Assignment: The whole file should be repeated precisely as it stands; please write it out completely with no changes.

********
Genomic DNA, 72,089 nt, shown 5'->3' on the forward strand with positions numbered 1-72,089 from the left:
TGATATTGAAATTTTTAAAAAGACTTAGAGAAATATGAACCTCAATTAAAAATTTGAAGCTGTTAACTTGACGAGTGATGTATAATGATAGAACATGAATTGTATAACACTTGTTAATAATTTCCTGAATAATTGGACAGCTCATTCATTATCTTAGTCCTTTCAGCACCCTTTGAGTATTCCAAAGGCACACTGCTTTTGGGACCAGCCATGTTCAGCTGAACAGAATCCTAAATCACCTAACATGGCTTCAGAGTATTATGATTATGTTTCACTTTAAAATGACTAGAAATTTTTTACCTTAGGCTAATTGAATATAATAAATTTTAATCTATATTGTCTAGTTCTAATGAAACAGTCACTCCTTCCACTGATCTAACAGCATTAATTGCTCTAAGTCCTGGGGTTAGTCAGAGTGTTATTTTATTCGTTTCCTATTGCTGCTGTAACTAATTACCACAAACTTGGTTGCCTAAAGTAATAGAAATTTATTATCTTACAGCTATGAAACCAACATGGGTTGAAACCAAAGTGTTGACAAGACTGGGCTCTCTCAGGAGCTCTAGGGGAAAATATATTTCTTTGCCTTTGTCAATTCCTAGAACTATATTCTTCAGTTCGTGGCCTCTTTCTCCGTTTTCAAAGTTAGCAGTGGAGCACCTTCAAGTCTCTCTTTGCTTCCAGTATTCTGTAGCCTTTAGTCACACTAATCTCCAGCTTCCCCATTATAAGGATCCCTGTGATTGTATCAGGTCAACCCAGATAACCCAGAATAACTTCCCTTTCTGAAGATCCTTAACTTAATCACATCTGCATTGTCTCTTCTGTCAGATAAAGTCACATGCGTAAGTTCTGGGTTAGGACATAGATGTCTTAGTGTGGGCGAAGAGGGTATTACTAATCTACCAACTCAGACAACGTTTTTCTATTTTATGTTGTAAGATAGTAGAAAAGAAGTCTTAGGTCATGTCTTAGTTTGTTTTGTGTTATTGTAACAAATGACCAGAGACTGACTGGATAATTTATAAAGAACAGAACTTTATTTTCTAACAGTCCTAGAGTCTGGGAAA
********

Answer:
Genomic DNA, 72,089 nt, shown 5'->3' on the forward strand with positions numbered 1-72,089 from the left:
TGATATTGAAATTTTTAAAAAGACTTAGAGAAATATGAACCTCAATTAAAAATTTGAAGCTGTTAACTTGACGAGTGATGTATAATGATAGAACATGAATTGTATAACACTTGTTAATAATTTCCTGAATAATTGGACAGCTCATTCATTATCTTAGTCCTTTCAGCACCCTTTGAGTATTCCAAAGGCACACTGCTTTTGGGACCAGCCATGTTCAGCTGAACAGAATCCTAAATCACCTAACATGGCTTCAGAGTATTATGATTATGTTTCACTTTAAAATGACTAGAAATTTTTTACCTTAGGCTAATTGAATATAATAAATTTTAATCTATATTGTCTAGTTCTAATGAAACAGTCACTCCTTCCACTGATCTAACAGCATTAATTGCTCTAAGTCCTGGGGTTAGTCAGAGTGTTATTTTATTCGTTTCCTATTGCTGCTGTAACTAATTACCACAAACTTGGTTGCCTAAAGTAATAGAAATTTATTATCTTACAGCTATGAAACCAACATGGGTTGAAACCAAAGTGTTGACAAGACTGGGCTCTCTCAGGAGCTCTAGGGGAAAATATATTTCTTTGCCTTTGTCAATTCCTAGAACTATATTCTTCAGTTCGTGGCCTCTTTCTCCGTTTTCAAAGTTAGCAGTGGAGCACCTTCAAGTCTCTCTTTGCTTCCAGTATTCTGTAGCCTTTAGTCACACTAATCTCCAGCTTCCCCATTATAAGGATCCCTGTGATTGTATCAGGTCAACCCAGATAACCCAGAATAACTTCCCTTTCTGAAGATCCTTAACTTAATCACATCTGCATTGTCTCTTCTGTCAGATAAAGTCACATGCGTAAGTTCTGGGTTAGGACATAGATGTCTTAGTGTGGGCGAAGAGGGTATTACTAATCTACCAACTCAGACAACGTTTTTCTATTTTATGTTGTAAGATAGTAGAAAAGAAGTCTTAGGTCATGTCTTAGTTTGTTTTGTGTTATTGTAACAAATGACCAGAGACTGACTGGATAATTTATAAAGAACAGAACTTTATTTTCTAACAGTCCTAGAGTCTGGGAAA